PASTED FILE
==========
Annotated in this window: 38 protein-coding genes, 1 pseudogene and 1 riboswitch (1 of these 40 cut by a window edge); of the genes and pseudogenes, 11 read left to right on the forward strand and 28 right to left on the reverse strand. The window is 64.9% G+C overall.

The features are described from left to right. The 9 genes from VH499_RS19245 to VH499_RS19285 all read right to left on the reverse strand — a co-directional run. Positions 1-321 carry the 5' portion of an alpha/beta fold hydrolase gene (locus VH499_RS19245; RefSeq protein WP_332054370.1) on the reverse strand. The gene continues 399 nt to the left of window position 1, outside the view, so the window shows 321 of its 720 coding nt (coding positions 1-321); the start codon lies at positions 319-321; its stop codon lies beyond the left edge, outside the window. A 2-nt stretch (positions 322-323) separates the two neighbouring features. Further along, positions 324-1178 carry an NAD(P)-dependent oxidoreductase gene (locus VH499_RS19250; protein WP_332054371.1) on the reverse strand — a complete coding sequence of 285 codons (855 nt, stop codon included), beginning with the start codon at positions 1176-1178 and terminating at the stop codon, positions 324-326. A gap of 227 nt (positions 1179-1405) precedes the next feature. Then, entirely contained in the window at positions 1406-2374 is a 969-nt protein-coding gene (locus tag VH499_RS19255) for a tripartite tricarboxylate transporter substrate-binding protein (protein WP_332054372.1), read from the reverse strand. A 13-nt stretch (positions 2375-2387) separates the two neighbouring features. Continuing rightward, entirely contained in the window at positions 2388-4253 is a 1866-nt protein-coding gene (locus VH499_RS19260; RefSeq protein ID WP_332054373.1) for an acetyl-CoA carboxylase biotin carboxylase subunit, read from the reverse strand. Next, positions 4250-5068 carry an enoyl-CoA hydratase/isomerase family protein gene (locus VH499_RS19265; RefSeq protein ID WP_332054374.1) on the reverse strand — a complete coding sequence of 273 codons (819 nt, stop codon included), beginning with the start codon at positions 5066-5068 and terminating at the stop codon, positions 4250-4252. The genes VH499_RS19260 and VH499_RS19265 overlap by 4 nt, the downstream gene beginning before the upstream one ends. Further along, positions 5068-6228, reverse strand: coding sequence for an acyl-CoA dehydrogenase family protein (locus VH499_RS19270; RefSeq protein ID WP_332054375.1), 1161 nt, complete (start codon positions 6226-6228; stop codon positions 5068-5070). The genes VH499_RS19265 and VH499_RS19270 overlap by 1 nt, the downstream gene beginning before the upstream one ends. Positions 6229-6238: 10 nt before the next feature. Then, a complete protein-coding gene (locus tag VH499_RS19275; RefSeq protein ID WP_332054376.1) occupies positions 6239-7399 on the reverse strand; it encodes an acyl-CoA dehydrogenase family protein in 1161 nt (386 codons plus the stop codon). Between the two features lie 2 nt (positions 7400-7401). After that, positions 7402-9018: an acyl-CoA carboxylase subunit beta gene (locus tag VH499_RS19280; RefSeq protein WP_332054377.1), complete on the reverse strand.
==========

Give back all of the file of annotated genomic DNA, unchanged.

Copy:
Annotated in this window: 38 protein-coding genes, 1 pseudogene and 1 riboswitch (1 of these 40 cut by a window edge); of the genes and pseudogenes, 11 read left to right on the forward strand and 28 right to left on the reverse strand. The window is 64.9% G+C overall.

The features are described from left to right. The 9 genes from VH499_RS19245 to VH499_RS19285 all read right to left on the reverse strand — a co-directional run. Positions 1-321 carry the 5' portion of an alpha/beta fold hydrolase gene (locus VH499_RS19245; RefSeq protein WP_332054370.1) on the reverse strand. The gene continues 399 nt to the left of window position 1, outside the view, so the window shows 321 of its 720 coding nt (coding positions 1-321); the start codon lies at positions 319-321; its stop codon lies beyond the left edge, outside the window. A 2-nt stretch (positions 322-323) separates the two neighbouring features. Further along, positions 324-1178 carry an NAD(P)-dependent oxidoreductase gene (locus VH499_RS19250; protein WP_332054371.1) on the reverse strand — a complete coding sequence of 285 codons (855 nt, stop codon included), beginning with the start codon at positions 1176-1178 and terminating at the stop codon, positions 324-326. A gap of 227 nt (positions 1179-1405) precedes the next feature. Then, entirely contained in the window at positions 1406-2374 is a 969-nt protein-coding gene (locus tag VH499_RS19255) for a tripartite tricarboxylate transporter substrate-binding protein (protein WP_332054372.1), read from the reverse strand. A 13-nt stretch (positions 2375-2387) separates the two neighbouring features. Continuing rightward, entirely contained in the window at positions 2388-4253 is a 1866-nt protein-coding gene (locus VH499_RS19260; RefSeq protein ID WP_332054373.1) for an acetyl-CoA carboxylase biotin carboxylase subunit, read from the reverse strand. Next, positions 4250-5068 carry an enoyl-CoA hydratase/isomerase family protein gene (locus VH499_RS19265; RefSeq protein ID WP_332054374.1) on the reverse strand — a complete coding sequence of 273 codons (819 nt, stop codon included), beginning with the start codon at positions 5066-5068 and terminating at the stop codon, positions 4250-4252. The genes VH499_RS19260 and VH499_RS19265 overlap by 4 nt, the downstream gene beginning before the upstream one ends. Further along, positions 5068-6228, reverse strand: coding sequence for an acyl-CoA dehydrogenase family protein (locus VH499_RS19270; RefSeq protein ID WP_332054375.1), 1161 nt, complete (start codon positions 6226-6228; stop codon positions 5068-5070). The genes VH499_RS19265 and VH499_RS19270 overlap by 1 nt, the downstream gene beginning before the upstream one ends. Positions 6229-6238: 10 nt before the next feature. Then, a complete protein-coding gene (locus tag VH499_RS19275; RefSeq protein ID WP_332054376.1) occupies positions 6239-7399 on the reverse strand; it encodes an acyl-CoA dehydrogenase family protein in 1161 nt (386 codons plus the stop codon). Between the two features lie 2 nt (positions 7400-7401). After that, positions 7402-9018: an acyl-CoA carboxylase subunit beta gene (locus tag VH499_RS19280; RefSeq protein WP_332054377.1), complete on the reverse strand.